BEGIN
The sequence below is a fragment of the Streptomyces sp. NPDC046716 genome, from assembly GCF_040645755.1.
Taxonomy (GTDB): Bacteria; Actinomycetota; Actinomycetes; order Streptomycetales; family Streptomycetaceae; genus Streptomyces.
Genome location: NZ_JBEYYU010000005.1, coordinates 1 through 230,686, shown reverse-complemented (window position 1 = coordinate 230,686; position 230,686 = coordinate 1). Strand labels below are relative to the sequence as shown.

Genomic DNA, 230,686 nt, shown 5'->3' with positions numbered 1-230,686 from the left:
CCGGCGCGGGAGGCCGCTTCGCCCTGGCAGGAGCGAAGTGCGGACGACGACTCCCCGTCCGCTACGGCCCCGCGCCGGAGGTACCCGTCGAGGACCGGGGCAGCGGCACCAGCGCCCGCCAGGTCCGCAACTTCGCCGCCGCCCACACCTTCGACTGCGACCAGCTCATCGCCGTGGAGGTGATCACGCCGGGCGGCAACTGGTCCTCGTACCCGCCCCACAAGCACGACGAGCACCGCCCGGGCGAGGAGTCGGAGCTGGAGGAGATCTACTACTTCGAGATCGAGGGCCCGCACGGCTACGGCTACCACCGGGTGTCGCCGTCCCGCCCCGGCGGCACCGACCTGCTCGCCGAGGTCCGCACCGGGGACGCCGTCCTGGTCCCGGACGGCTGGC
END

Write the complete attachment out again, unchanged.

The sequence below is a fragment of the Streptomyces sp. NPDC046716 genome, from assembly GCF_040645755.1.
Taxonomy (GTDB): Bacteria; Actinomycetota; Actinomycetes; order Streptomycetales; family Streptomycetaceae; genus Streptomyces.
Genome location: NZ_JBEYYU010000005.1, coordinates 1 through 230,686, shown reverse-complemented (window position 1 = coordinate 230,686; position 230,686 = coordinate 1). Strand labels below are relative to the sequence as shown.

Genomic DNA, 230,686 nt, shown 5'->3' with positions numbered 1-230,686 from the left:
CCGGCGCGGGAGGCCGCTTCGCCCTGGCAGGAGCGAAGTGCGGACGACGACTCCCCGTCCGCTACGGCCCCGCGCCGGAGGTACCCGTCGAGGACCGGGGCAGCGGCACCAGCGCCCGCCAGGTCCGCAACTTCGCCGCCGCCCACACCTTCGACTGCGACCAGCTCATCGCCGTGGAGGTGATCACGCCGGGCGGCAACTGGTCCTCGTACCCGCCCCACAAGCACGACGAGCACCGCCCGGGCGAGGAGTCGGAGCTGGAGGAGATCTACTACTTCGAGATCGAGGGCCCGCACGGCTACGGCTACCACCGGGTGTCGCCGTCCCGCCCCGGCGGCACCGACCTGCTCGCCGAGGTCCGCACCGGGGACGCCGTCCTGGTCCCGGACGGCTGGC